Once the emails arrived at their intended destinations, GMRS personnel replied to them via the internet and their cell phone enabled email. Then the ARES members received the replies by two-way radio, demonstrating the two-way radio email capability and interoperability with the customary email system used by people worldwide.


“ARES volunteers specialize in being able to provide emergency communications for public safety (Police, Fire, Emergency Medical Services, Search and Rescue and Emergency Management), hospital and disaster relief organizations including the American Red Cross and Salvation Army Disaster Services, plus critical infrastructure, like power, internet and cellular telephone providers while they are working to restore those services,” said Joe Cirone, the coordinator of Indiana's ARES District 1.


“ARES is officially recognized, nationally, by local, state and federal emergency and public safety organizations as the ‘go to’ provider of emergency communications during a disaster response and its recovery. It is also relied upon by the National Weather Service to help provide the ‘ground truth’ and conditions during extreme weather events, such as blizzards and tornados, and in other parts of the county, hurricanes,” Cirone said.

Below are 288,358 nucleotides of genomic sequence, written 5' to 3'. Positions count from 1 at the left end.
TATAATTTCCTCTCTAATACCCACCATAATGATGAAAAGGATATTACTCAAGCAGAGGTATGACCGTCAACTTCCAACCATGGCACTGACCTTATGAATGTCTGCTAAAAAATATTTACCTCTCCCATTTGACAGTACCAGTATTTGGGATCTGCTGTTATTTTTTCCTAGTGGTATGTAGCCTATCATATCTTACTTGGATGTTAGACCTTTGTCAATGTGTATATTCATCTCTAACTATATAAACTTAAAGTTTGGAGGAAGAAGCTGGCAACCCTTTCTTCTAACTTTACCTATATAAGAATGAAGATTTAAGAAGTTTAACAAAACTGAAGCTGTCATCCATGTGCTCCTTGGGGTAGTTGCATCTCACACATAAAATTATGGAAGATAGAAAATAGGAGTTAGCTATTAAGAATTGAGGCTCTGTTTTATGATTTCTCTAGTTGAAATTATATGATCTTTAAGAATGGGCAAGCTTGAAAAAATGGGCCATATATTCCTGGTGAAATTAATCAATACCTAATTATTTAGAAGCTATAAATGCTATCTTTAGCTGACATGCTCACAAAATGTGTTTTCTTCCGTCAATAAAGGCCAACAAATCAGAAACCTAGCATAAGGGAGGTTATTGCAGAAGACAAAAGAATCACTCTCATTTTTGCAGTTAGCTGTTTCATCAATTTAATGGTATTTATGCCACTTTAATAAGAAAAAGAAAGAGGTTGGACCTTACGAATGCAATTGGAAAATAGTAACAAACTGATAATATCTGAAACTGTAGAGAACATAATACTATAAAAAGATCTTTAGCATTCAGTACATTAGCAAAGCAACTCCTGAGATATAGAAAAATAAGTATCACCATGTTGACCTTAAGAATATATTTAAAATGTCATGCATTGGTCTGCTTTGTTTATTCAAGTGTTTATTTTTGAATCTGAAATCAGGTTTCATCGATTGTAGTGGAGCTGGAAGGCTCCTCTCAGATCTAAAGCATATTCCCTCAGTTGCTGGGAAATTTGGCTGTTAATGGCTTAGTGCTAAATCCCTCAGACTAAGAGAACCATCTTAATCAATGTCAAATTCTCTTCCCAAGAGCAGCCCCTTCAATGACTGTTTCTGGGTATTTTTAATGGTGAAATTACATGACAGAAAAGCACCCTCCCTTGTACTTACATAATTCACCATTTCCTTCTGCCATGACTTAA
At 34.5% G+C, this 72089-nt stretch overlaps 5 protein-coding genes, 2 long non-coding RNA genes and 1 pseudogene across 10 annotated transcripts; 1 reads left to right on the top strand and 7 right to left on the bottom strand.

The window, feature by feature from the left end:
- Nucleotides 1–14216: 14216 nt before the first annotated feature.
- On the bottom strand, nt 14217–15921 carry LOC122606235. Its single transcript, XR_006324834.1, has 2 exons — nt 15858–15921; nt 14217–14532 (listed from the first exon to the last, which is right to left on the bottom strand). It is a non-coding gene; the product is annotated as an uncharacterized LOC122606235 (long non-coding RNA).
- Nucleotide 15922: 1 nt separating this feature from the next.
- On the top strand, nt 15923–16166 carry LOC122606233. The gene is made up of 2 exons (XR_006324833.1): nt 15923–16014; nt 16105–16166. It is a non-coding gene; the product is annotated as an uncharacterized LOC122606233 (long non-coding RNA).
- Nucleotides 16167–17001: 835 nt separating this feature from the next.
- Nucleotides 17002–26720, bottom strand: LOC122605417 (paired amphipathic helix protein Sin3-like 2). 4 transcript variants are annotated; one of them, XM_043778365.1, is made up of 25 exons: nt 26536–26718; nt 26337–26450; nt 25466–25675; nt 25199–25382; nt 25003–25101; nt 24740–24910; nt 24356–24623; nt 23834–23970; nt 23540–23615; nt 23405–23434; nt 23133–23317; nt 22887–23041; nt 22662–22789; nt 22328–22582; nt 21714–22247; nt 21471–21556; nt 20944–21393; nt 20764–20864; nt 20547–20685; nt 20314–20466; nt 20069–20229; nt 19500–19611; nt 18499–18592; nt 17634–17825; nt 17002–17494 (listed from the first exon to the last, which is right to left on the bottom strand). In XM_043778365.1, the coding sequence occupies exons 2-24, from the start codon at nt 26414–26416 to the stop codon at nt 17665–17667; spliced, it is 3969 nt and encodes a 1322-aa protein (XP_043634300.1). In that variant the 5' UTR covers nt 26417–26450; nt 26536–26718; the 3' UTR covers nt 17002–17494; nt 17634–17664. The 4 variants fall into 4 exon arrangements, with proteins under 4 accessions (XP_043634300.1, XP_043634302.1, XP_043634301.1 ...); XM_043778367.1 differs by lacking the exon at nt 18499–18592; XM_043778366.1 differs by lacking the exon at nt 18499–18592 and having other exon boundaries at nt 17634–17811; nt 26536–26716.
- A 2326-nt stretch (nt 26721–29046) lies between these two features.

Leaming and Cirone recognize that by working closely with GMRS and other community-based radio operators, the value to public safety and other agencies using ARES and the officially affiliated GMRS and other groups, increases significantly.


“GMRS operators can send and receive emergency and extreme weather messages from the neighborhood and local community level to and from the Ham operators who can send and receive emergency and extreme weather messages from the local, state and federal levels,” Leaming stated. “We can accomplish so much more and provide much more value to the public working together,” he added.


Interoperability Between Communications Systems


ARES, working with its affiliated GMRS and other radio operator volunteers as one interoperable network can be utilized to establish communication and communications networks between a disaster scene and an emergency operations center, relay email and critical information to and from state and federal agencies including the National Guard from fixed, mobile, portable and field locations and even provide auxiliary or supplemental communications during parades, marathons, and other special events.